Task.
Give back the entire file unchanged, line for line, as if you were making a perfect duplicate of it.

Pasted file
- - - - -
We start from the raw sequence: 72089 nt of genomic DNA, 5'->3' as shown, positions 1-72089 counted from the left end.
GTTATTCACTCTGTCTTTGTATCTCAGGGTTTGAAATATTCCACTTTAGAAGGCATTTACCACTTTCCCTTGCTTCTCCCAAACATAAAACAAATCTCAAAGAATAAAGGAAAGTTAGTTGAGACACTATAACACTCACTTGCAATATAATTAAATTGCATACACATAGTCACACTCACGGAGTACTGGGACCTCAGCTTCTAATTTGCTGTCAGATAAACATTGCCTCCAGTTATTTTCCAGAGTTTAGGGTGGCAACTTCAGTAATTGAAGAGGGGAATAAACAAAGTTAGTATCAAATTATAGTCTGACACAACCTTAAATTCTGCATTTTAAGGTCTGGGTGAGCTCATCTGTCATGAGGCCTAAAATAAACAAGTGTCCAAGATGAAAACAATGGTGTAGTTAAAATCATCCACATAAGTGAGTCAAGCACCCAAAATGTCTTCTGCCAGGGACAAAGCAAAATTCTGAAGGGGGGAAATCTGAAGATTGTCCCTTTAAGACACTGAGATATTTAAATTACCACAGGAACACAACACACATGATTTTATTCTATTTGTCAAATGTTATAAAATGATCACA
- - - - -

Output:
We start from the raw sequence: 72089 nt of genomic DNA, 5'->3' as shown, positions 1-72089 counted from the left end.
GTTATTCACTCTGTCTTTGTATCTCAGGGTTTGAAATATTCCACTTTAGAAGGCATTTACCACTTTCCCTTGCTTCTCCCAAACATAAAACAAATCTCAAAGAATAAAGGAAAGTTAGTTGAGACACTATAACACTCACTTGCAATATAATTAAATTGCATACACATAGTCACACTCACGGAGTACTGGGACCTCAGCTTCTAATTTGCTGTCAGATAAACATTGCCTCCAGTTATTTTCCAGAGTTTAGGGTGGCAACTTCAGTAATTGAAGAGGGGAATAAACAAAGTTAGTATCAAATTATAGTCTGACACAACCTTAAATTCTGCATTTTAAGGTCTGGGTGAGCTCATCTGTCATGAGGCCTAAAATAAACAAGTGTCCAAGATGAAAACAATGGTGTAGTTAAAATCATCCACATAAGTGAGTCAAGCACCCAAAATGTCTTCTGCCAGGGACAAAGCAAAATTCTGAAGGGGGGAAATCTGAAGATTGTCCCTTTAAGACACTGAGATATTTAAATTACCACAGGAACACAACACACATGATTTTATTCTATTTGTCAAATGTTATAAAATGATCACA